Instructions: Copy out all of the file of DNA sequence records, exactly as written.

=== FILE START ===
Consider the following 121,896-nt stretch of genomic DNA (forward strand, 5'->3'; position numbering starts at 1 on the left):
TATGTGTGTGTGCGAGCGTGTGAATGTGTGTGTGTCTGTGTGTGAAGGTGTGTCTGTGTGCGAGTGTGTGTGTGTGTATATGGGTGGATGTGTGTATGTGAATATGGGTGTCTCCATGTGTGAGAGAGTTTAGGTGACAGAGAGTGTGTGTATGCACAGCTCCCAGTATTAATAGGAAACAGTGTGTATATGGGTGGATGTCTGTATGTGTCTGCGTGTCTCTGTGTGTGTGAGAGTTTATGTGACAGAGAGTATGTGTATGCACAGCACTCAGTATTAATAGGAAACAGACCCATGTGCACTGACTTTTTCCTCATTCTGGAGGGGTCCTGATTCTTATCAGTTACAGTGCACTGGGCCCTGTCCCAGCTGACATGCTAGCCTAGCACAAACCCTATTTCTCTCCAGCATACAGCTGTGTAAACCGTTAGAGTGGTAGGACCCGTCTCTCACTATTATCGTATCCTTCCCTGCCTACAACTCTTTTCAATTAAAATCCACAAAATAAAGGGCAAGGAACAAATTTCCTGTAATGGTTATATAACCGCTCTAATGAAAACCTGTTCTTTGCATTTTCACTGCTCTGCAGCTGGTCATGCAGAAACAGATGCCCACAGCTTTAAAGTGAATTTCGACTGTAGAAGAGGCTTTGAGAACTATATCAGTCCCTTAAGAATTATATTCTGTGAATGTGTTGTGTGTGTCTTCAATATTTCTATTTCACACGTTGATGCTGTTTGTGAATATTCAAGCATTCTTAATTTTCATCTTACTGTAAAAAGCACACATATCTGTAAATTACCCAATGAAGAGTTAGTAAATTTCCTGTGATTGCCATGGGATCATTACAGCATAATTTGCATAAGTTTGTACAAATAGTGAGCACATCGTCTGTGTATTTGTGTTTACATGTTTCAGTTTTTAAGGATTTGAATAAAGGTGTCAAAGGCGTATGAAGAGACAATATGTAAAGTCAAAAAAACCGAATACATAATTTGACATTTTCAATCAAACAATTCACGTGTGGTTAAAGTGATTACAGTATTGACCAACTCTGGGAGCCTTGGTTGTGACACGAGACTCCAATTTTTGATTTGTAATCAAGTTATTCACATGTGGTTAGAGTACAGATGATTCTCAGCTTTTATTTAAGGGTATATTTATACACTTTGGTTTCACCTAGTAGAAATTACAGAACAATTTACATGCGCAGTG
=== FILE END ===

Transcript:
Consider the following 121,896-nt stretch of genomic DNA (forward strand, 5'->3'; position numbering starts at 1 on the left):
TATGTGTGTGTGCGAGCGTGTGAATGTGTGTGTGTCTGTGTGTGAAGGTGTGTCTGTGTGCGAGTGTGTGTGTGTGTATATGGGTGGATGTGTGTATGTGAATATGGGTGTCTCCATGTGTGAGAGAGTTTAGGTGACAGAGAGTGTGTGTATGCACAGCTCCCAGTATTAATAGGAAACAGTGTGTATATGGGTGGATGTCTGTATGTGTCTGCGTGTCTCTGTGTGTGTGAGAGTTTATGTGACAGAGAGTATGTGTATGCACAGCACTCAGTATTAATAGGAAACAGACCCATGTGCACTGACTTTTTCCTCATTCTGGAGGGGTCCTGATTCTTATCAGTTACAGTGCACTGGGCCCTGTCCCAGCTGACATGCTAGCCTAGCACAAACCCTATTTCTCTCCAGCATACAGCTGTGTAAACCGTTAGAGTGGTAGGACCCGTCTCTCACTATTATCGTATCCTTCCCTGCCTACAACTCTTTTCAATTAAAATCCACAAAATAAAGGGCAAGGAACAAATTTCCTGTAATGGTTATATAACCGCTCTAATGAAAACCTGTTCTTTGCATTTTCACTGCTCTGCAGCTGGTCATGCAGAAACAGATGCCCACAGCTTTAAAGTGAATTTCGACTGTAGAAGAGGCTTTGAGAACTATATCAGTCCCTTAAGAATTATATTCTGTGAATGTGTTGTGTGTGTCTTCAATATTTCTATTTCACACGTTGATGCTGTTTGTGAATATTCAAGCATTCTTAATTTTCATCTTACTGTAAAAAGCACACATATCTGTAAATTACCCAATGAAGAGTTAGTAAATTTCCTGTGATTGCCATGGGATCATTACAGCATAATTTGCATAAGTTTGTACAAATAGTGAGCACATCGTCTGTGTATTTGTGTTTACATGTTTCAGTTTTTAAGGATTTGAATAAAGGTGTCAAAGGCGTATGAAGAGACAATATGTAAAGTCAAAAAAACCGAATACATAATTTGACATTTTCAATCAAACAATTCACGTGTGGTTAAAGTGATTACAGTATTGACCAACTCTGGGAGCCTTGGTTGTGACACGAGACTCCAATTTTTGATTTGTAATCAAGTTATTCACATGTGGTTAGAGTACAGATGATTCTCAGCTTTTATTTAAGGGTATATTTATACACTTTGGTTTCACCTAGTAGAAATTACAGAACAATTTACATGCGCAGTG